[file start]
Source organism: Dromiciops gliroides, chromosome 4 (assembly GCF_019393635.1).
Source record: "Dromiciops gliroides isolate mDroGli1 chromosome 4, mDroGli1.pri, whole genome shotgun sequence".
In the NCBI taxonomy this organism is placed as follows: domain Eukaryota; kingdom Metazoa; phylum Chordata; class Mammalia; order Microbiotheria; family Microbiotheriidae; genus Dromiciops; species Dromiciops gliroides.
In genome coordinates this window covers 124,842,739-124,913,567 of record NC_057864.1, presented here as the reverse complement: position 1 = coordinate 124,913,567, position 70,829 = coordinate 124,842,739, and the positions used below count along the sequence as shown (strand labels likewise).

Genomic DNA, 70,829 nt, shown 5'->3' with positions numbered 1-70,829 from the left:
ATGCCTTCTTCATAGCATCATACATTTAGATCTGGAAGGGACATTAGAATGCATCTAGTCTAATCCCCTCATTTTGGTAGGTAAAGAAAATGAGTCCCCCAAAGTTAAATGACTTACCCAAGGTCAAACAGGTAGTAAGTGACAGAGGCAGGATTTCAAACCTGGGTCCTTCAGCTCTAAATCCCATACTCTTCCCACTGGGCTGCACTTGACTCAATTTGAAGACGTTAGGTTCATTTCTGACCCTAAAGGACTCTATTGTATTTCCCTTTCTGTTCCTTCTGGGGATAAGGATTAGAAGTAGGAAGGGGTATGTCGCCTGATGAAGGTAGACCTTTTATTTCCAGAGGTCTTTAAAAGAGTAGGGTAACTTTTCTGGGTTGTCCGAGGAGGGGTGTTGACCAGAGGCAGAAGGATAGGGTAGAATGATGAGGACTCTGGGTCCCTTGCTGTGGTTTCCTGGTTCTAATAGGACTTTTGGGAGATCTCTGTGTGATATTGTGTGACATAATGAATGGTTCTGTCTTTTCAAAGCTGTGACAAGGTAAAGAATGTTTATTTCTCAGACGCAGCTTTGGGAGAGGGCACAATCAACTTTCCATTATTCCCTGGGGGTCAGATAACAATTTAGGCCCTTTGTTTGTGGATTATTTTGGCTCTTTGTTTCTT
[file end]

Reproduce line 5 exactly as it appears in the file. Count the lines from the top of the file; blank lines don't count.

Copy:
Genomic DNA, 70,829 nt, shown 5'->3' with positions numbered 1-70,829 from the left: